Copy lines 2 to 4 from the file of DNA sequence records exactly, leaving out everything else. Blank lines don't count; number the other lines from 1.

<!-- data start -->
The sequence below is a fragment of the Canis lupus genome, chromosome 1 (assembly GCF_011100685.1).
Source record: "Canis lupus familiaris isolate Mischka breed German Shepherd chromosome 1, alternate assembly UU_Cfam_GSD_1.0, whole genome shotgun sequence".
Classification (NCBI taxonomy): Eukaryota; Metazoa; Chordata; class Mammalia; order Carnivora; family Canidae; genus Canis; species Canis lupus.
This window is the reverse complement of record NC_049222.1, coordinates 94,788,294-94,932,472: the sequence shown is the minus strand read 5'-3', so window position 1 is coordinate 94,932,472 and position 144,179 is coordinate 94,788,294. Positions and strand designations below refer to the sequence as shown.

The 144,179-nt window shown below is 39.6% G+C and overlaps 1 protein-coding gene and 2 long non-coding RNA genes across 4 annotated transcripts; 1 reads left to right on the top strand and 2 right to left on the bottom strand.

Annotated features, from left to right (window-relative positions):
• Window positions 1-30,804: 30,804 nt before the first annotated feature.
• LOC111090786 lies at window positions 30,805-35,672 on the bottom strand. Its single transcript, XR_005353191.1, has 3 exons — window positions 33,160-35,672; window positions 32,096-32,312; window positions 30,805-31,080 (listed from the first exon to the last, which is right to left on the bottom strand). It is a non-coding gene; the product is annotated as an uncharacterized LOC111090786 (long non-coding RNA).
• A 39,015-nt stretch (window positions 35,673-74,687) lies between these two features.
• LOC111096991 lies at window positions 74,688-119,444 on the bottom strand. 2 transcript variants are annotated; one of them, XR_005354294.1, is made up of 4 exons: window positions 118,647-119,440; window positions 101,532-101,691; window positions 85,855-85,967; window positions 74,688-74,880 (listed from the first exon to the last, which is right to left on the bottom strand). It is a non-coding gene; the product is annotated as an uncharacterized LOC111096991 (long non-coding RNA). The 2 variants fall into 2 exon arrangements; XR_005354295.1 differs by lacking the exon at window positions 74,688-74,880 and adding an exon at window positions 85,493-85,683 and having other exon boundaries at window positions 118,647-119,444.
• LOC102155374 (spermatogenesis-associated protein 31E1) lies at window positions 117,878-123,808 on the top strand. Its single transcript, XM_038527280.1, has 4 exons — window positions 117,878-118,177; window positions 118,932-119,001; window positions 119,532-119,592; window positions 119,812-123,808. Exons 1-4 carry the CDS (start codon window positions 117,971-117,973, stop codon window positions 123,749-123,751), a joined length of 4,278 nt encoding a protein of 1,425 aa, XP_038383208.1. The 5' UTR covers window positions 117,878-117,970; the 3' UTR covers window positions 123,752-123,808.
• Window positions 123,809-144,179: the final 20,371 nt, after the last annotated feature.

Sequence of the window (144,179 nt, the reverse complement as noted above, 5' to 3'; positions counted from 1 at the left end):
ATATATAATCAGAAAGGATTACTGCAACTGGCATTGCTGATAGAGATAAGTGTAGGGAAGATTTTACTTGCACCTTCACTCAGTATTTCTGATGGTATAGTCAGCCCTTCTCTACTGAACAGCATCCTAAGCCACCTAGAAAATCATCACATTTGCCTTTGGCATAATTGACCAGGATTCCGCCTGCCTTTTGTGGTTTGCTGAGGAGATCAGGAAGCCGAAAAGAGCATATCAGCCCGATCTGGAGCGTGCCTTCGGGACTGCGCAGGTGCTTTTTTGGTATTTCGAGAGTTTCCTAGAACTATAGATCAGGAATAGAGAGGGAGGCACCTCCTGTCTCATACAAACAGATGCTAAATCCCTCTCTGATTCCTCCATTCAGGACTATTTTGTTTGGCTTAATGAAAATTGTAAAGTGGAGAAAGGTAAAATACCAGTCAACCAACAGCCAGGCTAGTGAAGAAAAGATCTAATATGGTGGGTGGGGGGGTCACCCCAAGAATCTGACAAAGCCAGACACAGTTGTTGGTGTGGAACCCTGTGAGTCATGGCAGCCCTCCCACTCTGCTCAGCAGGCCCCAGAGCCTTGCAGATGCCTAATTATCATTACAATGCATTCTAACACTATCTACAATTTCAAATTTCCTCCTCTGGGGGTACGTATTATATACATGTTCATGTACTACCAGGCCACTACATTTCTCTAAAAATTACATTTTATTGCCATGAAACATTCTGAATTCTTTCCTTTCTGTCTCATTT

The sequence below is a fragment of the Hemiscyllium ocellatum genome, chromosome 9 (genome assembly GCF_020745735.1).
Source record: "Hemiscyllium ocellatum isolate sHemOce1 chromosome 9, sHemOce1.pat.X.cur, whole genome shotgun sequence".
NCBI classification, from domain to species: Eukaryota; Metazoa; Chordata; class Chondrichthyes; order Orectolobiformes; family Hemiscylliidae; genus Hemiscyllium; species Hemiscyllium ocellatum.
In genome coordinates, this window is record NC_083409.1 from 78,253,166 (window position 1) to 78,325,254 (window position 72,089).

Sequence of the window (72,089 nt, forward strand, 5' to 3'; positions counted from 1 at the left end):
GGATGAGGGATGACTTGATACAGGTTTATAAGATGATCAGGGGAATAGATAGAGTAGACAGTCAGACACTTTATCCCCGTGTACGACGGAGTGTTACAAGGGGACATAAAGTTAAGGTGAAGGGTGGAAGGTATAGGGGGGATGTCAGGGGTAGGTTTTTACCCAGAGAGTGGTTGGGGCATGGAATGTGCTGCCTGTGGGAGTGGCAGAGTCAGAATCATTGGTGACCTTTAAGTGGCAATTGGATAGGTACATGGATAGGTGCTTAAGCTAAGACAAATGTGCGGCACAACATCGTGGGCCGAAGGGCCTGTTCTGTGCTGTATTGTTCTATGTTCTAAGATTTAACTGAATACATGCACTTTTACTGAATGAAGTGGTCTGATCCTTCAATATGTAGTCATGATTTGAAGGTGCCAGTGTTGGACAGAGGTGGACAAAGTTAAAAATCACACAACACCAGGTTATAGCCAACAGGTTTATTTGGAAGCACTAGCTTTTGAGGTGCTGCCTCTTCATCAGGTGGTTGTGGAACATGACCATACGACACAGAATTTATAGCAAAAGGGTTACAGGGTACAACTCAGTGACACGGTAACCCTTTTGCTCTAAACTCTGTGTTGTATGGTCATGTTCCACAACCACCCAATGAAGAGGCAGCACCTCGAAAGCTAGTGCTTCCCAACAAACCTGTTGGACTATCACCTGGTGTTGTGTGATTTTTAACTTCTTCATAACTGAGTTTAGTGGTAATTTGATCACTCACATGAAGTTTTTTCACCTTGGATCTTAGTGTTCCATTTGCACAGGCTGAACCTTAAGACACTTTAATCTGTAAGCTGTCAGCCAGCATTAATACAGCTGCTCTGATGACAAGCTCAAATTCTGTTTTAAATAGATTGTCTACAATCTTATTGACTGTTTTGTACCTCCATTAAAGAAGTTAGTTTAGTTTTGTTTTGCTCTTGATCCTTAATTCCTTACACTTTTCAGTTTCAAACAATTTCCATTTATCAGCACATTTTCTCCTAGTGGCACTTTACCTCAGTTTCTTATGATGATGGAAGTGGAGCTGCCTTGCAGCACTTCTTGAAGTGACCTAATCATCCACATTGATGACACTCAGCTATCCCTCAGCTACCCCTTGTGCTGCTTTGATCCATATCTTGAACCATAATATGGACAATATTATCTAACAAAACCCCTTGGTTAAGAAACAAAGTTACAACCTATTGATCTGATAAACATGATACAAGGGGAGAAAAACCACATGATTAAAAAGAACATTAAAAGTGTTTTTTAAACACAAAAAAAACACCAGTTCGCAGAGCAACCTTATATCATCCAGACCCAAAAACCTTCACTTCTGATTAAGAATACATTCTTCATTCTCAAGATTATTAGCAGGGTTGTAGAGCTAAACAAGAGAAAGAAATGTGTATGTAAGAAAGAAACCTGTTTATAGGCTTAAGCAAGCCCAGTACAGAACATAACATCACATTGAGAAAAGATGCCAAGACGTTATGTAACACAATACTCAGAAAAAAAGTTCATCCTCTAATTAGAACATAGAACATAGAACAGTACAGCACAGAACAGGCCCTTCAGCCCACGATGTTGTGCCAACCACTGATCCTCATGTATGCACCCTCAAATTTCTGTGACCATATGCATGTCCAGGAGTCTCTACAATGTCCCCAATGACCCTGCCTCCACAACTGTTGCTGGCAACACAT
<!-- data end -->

Source record: "Canis lupus familiaris isolate Mischka breed German Shepherd chromosome 1, alternate assembly UU_Cfam_GSD_1.0, whole genome shotgun sequence".
Classification (NCBI taxonomy): Eukaryota; Metazoa; Chordata; class Mammalia; order Carnivora; family Canidae; genus Canis; species Canis lupus.
This window is the reverse complement of record NC_049222.1, coordinates 94,788,294-94,932,472: the sequence shown is the minus strand read 5'-3', so window position 1 is coordinate 94,932,472 and position 144,179 is coordinate 94,788,294. Positions and strand designations below refer to the sequence as shown.